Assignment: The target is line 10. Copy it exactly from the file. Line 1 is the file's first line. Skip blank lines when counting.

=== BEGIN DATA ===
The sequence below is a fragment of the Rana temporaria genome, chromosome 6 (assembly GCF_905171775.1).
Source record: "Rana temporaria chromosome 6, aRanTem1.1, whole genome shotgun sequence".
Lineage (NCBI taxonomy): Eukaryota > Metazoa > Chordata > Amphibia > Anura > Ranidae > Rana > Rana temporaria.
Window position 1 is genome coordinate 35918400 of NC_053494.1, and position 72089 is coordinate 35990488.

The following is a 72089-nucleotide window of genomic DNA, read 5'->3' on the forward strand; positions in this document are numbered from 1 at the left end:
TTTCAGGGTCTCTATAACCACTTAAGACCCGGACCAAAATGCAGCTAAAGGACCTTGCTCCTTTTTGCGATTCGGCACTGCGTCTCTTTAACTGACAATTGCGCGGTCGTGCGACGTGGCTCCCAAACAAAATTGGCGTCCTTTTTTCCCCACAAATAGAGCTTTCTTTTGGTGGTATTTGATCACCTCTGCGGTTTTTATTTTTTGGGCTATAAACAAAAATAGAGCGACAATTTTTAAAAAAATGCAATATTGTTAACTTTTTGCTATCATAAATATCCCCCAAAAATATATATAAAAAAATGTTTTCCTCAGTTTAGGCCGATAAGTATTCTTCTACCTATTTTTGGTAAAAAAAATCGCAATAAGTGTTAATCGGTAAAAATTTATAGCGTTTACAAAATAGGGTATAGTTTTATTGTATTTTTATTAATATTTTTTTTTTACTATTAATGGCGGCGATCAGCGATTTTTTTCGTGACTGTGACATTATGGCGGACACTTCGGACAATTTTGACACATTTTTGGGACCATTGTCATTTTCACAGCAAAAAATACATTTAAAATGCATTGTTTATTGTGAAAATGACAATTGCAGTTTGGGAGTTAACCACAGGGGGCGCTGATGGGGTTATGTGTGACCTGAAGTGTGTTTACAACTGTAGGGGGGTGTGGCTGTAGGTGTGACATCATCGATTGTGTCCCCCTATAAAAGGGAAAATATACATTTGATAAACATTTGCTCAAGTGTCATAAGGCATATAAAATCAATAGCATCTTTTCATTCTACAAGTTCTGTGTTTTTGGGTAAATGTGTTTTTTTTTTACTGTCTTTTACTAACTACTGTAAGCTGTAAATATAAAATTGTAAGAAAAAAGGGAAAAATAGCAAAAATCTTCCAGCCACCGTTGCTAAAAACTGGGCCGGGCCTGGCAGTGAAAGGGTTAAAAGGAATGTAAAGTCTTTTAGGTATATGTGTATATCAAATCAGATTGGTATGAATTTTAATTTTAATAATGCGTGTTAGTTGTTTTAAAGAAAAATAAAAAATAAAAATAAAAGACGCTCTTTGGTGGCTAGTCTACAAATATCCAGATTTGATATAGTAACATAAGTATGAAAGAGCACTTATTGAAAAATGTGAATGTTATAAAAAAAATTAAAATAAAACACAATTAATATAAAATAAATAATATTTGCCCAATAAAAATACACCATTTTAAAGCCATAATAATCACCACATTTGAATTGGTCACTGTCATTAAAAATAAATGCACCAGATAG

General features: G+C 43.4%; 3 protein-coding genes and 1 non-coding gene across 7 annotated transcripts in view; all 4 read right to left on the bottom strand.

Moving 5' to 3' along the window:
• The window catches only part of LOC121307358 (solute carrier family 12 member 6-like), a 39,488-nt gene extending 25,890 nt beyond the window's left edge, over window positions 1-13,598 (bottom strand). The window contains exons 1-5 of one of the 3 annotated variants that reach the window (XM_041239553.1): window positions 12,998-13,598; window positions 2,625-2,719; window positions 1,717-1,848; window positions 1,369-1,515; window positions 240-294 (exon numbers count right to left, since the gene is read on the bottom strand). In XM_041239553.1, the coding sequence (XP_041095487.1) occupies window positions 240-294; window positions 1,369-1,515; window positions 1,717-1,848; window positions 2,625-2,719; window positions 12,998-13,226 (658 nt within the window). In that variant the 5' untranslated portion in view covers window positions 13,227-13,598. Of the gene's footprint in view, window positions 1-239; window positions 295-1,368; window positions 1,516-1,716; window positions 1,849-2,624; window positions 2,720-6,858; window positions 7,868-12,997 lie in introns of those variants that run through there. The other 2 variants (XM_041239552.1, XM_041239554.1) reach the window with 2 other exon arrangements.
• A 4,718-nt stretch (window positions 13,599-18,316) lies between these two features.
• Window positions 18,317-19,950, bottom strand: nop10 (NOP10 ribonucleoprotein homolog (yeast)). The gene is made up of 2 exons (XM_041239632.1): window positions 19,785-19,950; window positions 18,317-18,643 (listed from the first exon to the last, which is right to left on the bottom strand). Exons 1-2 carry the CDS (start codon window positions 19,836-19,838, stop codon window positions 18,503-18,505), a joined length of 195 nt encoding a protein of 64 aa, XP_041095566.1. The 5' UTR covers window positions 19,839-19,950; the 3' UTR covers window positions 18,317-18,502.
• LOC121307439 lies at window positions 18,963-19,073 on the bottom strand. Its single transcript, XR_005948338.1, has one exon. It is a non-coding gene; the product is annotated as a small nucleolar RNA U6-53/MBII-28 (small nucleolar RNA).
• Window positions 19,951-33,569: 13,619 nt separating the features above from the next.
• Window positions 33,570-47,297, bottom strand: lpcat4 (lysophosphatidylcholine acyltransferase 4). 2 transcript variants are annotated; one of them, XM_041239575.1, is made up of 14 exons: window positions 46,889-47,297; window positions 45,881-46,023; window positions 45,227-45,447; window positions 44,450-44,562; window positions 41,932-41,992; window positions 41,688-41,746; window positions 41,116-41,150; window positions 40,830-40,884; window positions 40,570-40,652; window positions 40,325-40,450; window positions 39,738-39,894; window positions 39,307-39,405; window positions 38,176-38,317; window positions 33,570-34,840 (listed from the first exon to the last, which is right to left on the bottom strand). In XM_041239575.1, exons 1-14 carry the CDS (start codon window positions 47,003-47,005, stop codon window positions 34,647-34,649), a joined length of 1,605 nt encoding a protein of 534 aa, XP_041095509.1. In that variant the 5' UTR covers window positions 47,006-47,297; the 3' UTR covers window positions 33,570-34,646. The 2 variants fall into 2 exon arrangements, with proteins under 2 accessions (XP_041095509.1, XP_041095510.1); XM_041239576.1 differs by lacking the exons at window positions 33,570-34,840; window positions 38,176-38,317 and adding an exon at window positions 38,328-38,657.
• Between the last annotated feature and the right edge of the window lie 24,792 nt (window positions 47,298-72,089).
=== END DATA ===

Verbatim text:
• A 4,718-nt stretch (window positions 13,599-18,316) lies between these two features.